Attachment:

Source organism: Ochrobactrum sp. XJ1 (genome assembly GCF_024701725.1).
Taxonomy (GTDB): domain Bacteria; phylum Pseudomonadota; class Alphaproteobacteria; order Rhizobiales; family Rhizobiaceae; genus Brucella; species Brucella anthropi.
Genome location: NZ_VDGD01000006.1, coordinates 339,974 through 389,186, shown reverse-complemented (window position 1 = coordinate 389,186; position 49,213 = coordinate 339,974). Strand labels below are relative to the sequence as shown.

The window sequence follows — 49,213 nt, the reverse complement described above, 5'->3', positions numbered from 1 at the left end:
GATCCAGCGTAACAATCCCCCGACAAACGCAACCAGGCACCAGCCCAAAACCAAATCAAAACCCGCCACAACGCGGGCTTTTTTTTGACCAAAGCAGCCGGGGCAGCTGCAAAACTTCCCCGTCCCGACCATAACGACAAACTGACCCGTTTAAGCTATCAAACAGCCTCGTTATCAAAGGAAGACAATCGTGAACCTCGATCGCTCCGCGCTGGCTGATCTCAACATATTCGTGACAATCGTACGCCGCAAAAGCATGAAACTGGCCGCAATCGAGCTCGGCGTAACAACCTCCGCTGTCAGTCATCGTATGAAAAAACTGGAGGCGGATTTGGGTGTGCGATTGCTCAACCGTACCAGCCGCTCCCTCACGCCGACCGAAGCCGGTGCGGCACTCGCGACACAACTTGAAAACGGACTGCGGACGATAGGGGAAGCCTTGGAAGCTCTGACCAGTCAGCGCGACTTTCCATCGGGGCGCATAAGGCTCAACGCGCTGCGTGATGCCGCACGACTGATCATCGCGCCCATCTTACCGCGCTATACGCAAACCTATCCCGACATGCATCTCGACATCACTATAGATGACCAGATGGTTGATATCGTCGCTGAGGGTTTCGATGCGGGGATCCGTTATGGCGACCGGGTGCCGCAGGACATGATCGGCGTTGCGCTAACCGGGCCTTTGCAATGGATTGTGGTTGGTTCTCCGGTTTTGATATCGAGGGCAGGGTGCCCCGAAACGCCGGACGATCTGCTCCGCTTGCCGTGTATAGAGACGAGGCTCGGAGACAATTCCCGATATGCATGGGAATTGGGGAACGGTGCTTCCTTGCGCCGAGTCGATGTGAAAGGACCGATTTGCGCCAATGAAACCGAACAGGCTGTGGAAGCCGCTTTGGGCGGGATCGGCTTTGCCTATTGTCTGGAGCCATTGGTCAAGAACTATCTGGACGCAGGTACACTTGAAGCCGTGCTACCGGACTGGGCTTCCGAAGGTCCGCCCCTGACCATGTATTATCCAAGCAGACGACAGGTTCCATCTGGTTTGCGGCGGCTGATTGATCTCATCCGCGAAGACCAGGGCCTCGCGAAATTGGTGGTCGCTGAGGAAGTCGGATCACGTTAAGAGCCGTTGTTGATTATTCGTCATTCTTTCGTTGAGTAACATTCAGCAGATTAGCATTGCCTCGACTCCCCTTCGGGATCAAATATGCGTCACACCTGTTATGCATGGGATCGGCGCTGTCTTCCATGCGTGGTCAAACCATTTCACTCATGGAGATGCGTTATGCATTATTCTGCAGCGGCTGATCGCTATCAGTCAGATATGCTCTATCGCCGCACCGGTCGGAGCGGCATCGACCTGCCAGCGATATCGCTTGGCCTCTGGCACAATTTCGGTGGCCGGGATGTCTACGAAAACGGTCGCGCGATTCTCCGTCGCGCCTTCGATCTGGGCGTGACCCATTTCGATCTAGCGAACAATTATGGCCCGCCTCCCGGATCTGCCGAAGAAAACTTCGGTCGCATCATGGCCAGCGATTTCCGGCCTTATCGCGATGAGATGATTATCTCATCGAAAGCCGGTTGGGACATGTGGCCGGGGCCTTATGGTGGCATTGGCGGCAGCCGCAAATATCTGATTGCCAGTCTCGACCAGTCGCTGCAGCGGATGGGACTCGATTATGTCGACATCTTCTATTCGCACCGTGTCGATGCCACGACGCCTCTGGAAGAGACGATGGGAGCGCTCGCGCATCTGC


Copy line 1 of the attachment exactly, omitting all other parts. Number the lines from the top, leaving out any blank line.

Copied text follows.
Source organism: Ochrobactrum sp. XJ1 (genome assembly GCF_024701725.1).